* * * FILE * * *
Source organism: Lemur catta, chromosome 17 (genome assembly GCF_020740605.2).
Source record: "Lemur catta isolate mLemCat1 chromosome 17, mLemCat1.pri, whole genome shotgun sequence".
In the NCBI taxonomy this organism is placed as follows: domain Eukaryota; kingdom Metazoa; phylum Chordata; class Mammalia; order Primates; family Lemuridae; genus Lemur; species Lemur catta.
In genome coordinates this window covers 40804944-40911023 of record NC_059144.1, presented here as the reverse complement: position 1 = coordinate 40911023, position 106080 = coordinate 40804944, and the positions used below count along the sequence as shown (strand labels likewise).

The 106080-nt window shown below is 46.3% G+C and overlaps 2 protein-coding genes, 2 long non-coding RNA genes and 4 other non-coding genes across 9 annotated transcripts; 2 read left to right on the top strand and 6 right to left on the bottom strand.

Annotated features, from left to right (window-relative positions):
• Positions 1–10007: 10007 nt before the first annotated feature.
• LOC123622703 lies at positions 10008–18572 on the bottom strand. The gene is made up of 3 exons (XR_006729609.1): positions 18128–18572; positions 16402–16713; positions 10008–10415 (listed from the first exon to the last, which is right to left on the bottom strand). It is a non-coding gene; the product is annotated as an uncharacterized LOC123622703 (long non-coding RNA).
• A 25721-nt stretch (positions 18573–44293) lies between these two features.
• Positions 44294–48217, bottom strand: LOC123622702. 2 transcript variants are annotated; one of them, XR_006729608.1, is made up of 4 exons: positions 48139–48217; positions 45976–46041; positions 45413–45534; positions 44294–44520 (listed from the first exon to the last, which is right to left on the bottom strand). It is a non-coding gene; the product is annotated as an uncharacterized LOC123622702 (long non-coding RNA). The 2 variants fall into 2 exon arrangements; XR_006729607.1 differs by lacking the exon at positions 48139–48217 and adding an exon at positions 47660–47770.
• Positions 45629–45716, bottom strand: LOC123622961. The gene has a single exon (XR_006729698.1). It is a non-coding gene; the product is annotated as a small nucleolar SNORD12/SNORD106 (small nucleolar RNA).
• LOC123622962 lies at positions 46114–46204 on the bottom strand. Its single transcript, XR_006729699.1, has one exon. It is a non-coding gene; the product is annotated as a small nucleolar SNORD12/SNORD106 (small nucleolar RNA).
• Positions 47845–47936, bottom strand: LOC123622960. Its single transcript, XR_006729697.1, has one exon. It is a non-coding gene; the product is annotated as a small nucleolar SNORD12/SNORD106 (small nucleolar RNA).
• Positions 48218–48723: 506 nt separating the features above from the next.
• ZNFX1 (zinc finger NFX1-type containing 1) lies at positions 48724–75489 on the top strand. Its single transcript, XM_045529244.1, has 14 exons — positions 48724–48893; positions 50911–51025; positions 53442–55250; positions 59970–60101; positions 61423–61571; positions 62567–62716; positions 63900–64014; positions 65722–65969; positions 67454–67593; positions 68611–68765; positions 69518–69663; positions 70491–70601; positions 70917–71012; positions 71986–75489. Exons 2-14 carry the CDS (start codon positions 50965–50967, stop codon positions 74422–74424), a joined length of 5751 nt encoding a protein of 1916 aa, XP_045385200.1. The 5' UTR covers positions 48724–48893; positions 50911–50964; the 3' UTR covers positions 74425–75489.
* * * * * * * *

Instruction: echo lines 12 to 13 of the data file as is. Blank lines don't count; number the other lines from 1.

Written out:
• LOC123622962 lies at positions 46114–46204 on the bottom strand. Its single transcript, XR_006729699.1, has one exon. It is a non-coding gene; the product is annotated as a small nucleolar SNORD12/SNORD106 (small nucleolar RNA).
• Positions 47845–47936, bottom strand: LOC123622960. Its single transcript, XR_006729697.1, has one exon. It is a non-coding gene; the product is annotated as a small nucleolar SNORD12/SNORD106 (small nucleolar RNA).